One nation, one language, one flag, and one time
Six, I think every evening when I go to bed. I should get up at six. That’s around the same time the sun rises, so I would be able to catch as much sunlight as possible and not spend most of my waking hours in the dark. But of course I hardly ever manage to get up that early. There’s nothing much we citizens of Diyarbakir can do to avoid our fate of living in darkness.
At least, as soon as winter time has started. Suddenly, it starts getting dark right after 4 in the afternoon, and towards the end of December it starts even earlier. This is not, like in the north of Europe, because the days are so short, but because the time on the clock is just not in line with reality.
Let’s take a random city in the north of Europe, Stockholm, to compare. The sun sets there now around 3.30 in the afternoon, and rises around 7.30 in the morning. All together, the Swedes get almost 8 hours of daylight. In Diyarbakir, the sun rises before 6 in the morning and goes down around a quarter past four, which is more than ten hours daylight. So we in Diyarbakir have two more hours of daylight, but it gets dark only half an hour later. We get sunlight when we are in bed.
Look at the map of time zones. The countries that are three hours ahead of GMT are yellow. Logically, all of Turkey east of roughly the line through Samsun and Gaziantep should be in that time zone too.
A logical choice
The whole of Turkey is in the orange zone, where it’s two hours ahead of GMT. A logical choice for the man who introduced the Gregorian calender and the western time zone system in this country in 1925 – who other than Atatürk. He wanted Turkey to be western, modern, close to Europe, so it’s not so strange that he chose +2, which is only one hour difference with most European countries. Also wise for economical reasons. At the time, Ankara to the east wasn’t much of a city yet, and for flourishing cities in those days, like Istanbul and Izmir, the +2 time made sense.
That it would leave the people in the east of the country in a time zone that had nothing much to do with the rising and setting of the sun, was irrelevant. The people there were savages anyway, far from civilization and economically not very relevant. Considering a different time zone for the eastern part of the country, must have been not an option. Atatürk was constructing a nation and building a state, and in important operations like this, a detail like ‘one time zone’, next to ‘one nation’, ‘one language’ and ‘one flag’, do matter.
But, are these details? Am I nagging when I claim that Diyarbakir and the rest of the east of the country are in the wrong time zone? I don’t think I am. And not only because the map linked before supports my claim.
I worry every day when it’s dark on the streets and I see children leave school and walk home with their colourful bags on their backs. However well kids are taught to watch out in traffic, the little ones will always be impulsive and may cross the street at any time. They are not always very visible to motorists in the dark, let alone when it’s rainy or snowy. Not a detail to me.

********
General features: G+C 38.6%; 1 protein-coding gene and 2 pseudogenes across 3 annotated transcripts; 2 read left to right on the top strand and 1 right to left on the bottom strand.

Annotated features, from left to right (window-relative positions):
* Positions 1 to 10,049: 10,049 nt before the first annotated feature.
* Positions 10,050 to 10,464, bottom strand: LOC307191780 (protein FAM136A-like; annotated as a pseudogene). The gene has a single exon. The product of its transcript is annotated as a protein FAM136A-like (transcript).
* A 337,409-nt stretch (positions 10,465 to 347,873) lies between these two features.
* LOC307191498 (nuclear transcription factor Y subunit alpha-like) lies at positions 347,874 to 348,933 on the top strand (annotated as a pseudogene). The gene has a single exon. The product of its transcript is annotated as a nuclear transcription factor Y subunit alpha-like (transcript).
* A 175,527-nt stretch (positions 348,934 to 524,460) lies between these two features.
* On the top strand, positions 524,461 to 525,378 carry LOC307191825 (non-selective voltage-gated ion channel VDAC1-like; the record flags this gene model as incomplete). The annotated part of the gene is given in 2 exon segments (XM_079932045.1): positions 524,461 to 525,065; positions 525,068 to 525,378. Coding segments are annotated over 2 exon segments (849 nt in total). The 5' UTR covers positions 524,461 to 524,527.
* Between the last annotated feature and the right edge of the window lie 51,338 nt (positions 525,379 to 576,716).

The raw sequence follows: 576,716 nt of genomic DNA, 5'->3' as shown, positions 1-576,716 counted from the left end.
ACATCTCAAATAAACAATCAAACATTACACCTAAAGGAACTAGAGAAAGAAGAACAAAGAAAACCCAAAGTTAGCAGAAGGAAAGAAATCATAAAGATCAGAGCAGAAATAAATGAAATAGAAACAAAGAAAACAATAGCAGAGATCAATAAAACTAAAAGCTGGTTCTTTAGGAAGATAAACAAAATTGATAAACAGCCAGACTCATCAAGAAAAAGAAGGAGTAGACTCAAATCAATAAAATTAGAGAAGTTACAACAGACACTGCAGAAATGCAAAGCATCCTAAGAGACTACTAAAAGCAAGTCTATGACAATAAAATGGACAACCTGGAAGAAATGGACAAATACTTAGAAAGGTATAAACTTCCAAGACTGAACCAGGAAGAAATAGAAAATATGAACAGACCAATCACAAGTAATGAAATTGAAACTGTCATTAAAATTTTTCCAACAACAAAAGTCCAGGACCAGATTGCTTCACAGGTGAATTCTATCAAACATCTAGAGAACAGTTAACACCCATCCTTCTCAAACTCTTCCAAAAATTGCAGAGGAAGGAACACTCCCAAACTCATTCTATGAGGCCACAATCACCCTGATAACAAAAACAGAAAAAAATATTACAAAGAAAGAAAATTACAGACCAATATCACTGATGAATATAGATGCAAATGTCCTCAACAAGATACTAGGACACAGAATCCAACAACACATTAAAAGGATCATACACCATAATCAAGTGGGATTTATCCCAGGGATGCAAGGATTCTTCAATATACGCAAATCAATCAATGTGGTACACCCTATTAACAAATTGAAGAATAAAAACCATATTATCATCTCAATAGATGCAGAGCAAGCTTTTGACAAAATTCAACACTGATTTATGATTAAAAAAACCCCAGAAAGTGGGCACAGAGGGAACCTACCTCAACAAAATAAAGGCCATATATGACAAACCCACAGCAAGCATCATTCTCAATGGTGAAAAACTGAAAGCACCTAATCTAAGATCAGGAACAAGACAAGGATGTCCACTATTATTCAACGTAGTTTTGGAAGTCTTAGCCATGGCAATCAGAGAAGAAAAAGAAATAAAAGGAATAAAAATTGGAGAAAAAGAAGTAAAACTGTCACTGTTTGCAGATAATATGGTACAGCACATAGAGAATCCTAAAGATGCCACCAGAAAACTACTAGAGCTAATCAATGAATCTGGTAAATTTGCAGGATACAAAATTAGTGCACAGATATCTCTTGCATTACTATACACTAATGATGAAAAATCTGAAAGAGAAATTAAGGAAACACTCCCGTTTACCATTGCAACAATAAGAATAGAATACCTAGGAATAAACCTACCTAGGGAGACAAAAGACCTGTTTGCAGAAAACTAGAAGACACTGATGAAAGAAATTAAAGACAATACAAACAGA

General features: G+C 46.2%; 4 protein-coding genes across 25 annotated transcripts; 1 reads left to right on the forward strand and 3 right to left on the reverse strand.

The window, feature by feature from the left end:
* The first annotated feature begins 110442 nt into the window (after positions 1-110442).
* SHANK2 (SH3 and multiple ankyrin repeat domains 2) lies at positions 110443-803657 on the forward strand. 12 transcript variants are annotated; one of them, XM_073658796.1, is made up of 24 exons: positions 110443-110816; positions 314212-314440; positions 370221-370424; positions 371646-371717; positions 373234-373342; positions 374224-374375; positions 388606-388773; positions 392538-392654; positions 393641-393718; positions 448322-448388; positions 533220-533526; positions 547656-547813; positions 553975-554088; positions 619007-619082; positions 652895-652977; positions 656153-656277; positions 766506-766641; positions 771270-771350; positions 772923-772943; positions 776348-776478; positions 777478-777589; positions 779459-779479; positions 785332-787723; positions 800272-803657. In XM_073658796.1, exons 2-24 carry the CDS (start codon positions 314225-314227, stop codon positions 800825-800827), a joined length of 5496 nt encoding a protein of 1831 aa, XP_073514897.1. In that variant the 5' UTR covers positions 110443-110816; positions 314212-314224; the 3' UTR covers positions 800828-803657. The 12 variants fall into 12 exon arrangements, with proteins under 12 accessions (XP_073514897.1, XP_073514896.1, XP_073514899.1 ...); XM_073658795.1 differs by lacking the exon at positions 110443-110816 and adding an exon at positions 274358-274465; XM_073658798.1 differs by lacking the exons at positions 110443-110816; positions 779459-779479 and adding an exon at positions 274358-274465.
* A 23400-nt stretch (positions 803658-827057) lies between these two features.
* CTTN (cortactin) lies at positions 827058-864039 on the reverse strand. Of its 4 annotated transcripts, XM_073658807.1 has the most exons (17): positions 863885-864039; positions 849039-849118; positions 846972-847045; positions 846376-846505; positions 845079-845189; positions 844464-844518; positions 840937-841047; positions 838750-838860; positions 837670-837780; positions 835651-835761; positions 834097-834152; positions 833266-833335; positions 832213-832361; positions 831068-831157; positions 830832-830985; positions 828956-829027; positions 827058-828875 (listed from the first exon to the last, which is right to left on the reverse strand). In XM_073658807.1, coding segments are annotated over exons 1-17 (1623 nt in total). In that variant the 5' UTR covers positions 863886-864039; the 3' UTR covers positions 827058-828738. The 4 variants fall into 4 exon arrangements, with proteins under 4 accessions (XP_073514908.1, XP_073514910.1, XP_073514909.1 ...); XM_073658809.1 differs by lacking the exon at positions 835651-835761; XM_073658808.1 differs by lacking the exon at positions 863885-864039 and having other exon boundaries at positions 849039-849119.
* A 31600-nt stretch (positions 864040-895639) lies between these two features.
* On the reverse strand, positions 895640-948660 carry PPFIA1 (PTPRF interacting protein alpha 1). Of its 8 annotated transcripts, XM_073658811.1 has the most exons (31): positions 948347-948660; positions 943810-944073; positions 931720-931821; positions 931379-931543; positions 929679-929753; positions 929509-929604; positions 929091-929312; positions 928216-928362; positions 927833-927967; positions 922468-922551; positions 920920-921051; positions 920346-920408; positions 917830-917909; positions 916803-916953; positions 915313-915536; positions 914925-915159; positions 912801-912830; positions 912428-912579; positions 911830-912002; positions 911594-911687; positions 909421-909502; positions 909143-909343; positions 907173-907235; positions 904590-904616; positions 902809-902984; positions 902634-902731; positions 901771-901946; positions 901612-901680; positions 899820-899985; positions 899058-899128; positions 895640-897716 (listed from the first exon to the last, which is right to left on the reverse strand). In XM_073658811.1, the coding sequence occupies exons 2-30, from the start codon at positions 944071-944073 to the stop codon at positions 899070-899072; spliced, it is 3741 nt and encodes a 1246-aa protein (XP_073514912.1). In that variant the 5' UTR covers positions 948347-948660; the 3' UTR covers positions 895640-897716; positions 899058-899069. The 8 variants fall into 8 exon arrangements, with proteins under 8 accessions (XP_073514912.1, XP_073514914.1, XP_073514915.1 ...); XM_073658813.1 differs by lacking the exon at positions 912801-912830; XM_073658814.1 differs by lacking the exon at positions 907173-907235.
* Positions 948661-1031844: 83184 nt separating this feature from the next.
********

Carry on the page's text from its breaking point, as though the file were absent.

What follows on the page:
Also not a detail is that human beings need sunlight for their physical and psychological well being. Especially in winter it’s hard to get enough of that, so it would help if the hours of sunlight matched the hours when people usually go out. That’s not at six in the morning.
Stable night hours
I have felt the effect of this very clearly two winters ago, my first in Diyarbakir, when I was living in a tiny apartment in a neighbourhood where the electricity was often not working. The electricity situation during the day was so deplorable, that I decided to work more in the more stable evening and night hours. But working till 3 or 4 in the morning made me sleep till around 11, and I would have only five hours of daylight left. But during these hours, often the electricity was off. The house had no natural gas connection, so to keep warm I would spend some of those hours in bed. Did I soon feel depressed? I did. And yes, an extra hour of sunlight would have helped.
I don’t know if any decision makers in the Kurdish political movement are reading along here, but if so, put ‘time zone’ on your list of points to negotiate with Ankara when finally, at some point in the future, the details of the autonomous region of Kurdistan are being discussed. We need an extra hour of essential sunlight. It would create one time zone for north Kurdistan (the Turkish part) and south Kurdistan (in Iraq), together by far the largest part of Kurdistan. At some point I’m sure small, strong, brave Rojava would join the zone, and who knows east Kurdistan (in Iran) as well.
Discussing time zones is terribly separatist, I know. But, flexible as I am, I have an alternative proposal too: change the time zone of the whole of Turkey to +3. Or am I being anti-Kemalist now?
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